If you didn’t have your wisdom teeth taken out in your teen years, you might be facing this procedure as an adult. Part of good child and adult dental care is removing teeth when they become an issue.
How can you tell if your wisdom teeth have become such a problem? Read on to find out.
When There’s No Room
Not every jaw has room for 4 extra teeth, so when they try to come in, they can cause overcrowding. This can cause the other teeth to shift, wreaking havoc on your bite and alignment.
Wisdom teeth can’t be moved with braces, so there’s no way to make them all fit. Only extraction will solve the overcrowding.
If you’re experiencing pain because of your wisdom teeth, you should definitely see your dentist. While some pain with emerging teeth is normal (think of a teething toddler), it might be a sign that there’s something wrong.
Sometimes extraction is the best option, but not always. Sometimes the pain will resolve on its own. Your dentist can help you determine which route is best for you.
If you’re finding it painful to chew, it might be because your wisdom teeth are causing overcrowding, leading to food getting stuck in between your teeth. For the health of your other teeth, it may be necessary to extract the wisdom teeth.
When they Grow in Crooked
Ideally, the wisdom teeth will come in straight, with plenty of room for them. This is often not the case, and when wisdom teeth grow in crooked, they can shift the other teeth and cause those to be crooked as well. This process can even cause damage to the other teeth.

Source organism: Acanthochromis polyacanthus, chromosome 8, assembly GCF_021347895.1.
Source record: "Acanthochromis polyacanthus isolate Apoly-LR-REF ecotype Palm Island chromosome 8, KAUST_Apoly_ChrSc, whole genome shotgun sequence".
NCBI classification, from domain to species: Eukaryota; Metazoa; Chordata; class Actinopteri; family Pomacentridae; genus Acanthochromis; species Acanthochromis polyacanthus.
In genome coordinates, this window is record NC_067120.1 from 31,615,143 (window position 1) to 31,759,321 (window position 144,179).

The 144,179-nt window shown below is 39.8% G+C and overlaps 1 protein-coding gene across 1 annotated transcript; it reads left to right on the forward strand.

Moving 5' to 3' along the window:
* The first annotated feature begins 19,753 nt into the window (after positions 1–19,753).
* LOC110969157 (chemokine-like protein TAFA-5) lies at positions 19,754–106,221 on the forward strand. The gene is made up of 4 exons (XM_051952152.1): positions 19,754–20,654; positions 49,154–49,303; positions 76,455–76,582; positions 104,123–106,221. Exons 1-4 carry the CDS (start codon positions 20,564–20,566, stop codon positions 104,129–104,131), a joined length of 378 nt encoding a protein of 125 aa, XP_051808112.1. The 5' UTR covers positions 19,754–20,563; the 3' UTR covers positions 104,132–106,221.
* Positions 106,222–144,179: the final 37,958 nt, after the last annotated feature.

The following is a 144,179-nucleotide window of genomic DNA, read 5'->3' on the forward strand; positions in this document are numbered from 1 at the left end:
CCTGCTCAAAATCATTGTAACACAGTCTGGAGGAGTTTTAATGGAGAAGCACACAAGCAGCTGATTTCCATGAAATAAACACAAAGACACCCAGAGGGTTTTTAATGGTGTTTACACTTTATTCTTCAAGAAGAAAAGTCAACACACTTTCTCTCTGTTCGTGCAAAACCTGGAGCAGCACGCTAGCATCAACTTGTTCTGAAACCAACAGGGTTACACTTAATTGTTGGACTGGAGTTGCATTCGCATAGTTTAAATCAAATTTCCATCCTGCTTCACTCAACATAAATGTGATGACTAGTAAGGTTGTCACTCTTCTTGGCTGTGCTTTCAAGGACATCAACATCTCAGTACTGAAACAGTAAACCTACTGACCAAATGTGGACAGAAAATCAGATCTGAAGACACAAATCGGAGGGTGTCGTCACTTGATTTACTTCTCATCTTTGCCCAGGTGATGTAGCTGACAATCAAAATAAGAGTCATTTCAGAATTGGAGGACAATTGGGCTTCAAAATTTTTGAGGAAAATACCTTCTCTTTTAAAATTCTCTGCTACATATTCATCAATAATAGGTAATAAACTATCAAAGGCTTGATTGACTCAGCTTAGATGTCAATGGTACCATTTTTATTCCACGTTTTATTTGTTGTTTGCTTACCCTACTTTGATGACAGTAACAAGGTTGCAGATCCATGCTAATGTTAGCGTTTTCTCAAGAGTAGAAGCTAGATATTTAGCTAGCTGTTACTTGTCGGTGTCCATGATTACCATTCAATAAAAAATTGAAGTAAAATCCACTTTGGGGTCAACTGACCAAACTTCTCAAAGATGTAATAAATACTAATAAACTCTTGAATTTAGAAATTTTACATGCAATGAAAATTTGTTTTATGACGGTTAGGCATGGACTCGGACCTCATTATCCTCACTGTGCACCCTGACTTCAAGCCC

Extracting the crooked wisdom teeth can prevent this.
Sometimes, the development of the wisdom teeth roots can rub against the sinuses and cause uncomfortable pressure. If you’re noticing pain, pressure, headaches or congestion in your sinuses, it may be time to get those wisdom teeth removed.
Sometimes, cysts form around the wisdom teeth as they emerge. Left untreated, they can destroy bones, roots, and nerves.
Along with cysts, sometimes emerging wisdom teeth can create flaps of gum tissue next to the tooth.
This flap can trap bacteria and small food particles, leading to cavities and gum inflammation. Once the gum is inflamed, it can become hard and irritated, making it difficult to clean and furthering the irritation.
If you’re experiencing any of these issues, you should call your dentist as soon as possible to determine is extraction is necessary. Extracting wisdom teeth is a common part of dental care, so your dentist will know just what to do.
It’s best to get this done earlier rather than later – as you age, your jaw bones become harder and teeth more difficult to extract. So call your dentist soon!